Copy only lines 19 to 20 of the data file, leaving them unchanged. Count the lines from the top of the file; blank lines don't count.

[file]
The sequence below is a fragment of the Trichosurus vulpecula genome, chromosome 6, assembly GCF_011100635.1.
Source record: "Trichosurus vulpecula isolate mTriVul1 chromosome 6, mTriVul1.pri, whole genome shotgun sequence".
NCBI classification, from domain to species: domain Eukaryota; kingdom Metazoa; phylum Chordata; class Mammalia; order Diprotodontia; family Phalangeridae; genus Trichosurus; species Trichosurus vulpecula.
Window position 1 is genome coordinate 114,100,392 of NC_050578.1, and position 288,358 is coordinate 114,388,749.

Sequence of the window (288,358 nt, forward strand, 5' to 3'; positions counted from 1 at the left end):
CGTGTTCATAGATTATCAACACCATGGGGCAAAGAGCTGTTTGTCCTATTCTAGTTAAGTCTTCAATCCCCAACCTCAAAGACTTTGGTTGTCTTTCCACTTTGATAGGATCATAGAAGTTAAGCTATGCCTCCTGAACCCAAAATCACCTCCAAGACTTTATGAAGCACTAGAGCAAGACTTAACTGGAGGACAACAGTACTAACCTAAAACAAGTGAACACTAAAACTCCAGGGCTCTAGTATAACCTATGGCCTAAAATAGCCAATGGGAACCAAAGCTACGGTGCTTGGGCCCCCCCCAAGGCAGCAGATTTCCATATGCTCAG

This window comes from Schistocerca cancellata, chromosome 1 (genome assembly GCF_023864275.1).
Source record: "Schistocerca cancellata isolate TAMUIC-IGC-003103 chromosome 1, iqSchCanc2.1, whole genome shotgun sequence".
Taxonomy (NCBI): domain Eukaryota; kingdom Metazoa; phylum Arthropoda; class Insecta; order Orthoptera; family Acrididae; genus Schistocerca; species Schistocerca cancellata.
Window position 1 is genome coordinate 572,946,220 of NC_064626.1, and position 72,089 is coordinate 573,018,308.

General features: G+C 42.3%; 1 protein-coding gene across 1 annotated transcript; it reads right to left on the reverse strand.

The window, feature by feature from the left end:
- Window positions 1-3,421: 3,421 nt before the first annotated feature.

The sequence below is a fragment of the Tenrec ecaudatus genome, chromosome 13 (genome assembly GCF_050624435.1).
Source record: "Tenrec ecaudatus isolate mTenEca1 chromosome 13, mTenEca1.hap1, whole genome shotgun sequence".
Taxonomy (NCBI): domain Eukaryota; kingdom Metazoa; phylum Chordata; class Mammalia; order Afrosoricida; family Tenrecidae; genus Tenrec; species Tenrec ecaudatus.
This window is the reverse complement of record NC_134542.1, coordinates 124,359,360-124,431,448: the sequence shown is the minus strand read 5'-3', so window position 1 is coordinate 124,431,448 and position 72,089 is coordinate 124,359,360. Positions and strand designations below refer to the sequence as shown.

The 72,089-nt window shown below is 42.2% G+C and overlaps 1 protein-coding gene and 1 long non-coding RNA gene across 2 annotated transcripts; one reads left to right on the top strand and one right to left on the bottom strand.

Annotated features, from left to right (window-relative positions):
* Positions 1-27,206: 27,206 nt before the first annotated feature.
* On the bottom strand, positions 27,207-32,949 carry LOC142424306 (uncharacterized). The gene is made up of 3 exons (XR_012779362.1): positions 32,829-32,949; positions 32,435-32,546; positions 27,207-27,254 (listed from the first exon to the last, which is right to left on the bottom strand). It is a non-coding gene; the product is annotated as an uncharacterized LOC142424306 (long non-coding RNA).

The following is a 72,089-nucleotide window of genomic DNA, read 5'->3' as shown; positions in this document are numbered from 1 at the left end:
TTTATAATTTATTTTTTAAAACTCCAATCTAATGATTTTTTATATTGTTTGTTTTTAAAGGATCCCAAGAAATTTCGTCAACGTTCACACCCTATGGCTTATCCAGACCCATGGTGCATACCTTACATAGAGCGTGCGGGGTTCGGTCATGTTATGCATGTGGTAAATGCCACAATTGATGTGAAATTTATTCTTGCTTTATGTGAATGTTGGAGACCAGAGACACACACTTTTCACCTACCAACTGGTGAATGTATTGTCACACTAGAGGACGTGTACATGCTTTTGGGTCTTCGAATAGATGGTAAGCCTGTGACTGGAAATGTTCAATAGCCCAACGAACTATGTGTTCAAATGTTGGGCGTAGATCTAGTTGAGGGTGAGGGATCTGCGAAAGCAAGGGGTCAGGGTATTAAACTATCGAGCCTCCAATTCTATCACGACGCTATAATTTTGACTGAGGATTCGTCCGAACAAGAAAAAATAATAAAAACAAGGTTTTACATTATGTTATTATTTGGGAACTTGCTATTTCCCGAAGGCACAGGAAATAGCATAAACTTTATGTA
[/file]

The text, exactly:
Annotated features, from left to right (window-relative positions):
* Positions 1-27,206: 27,206 nt before the first annotated feature.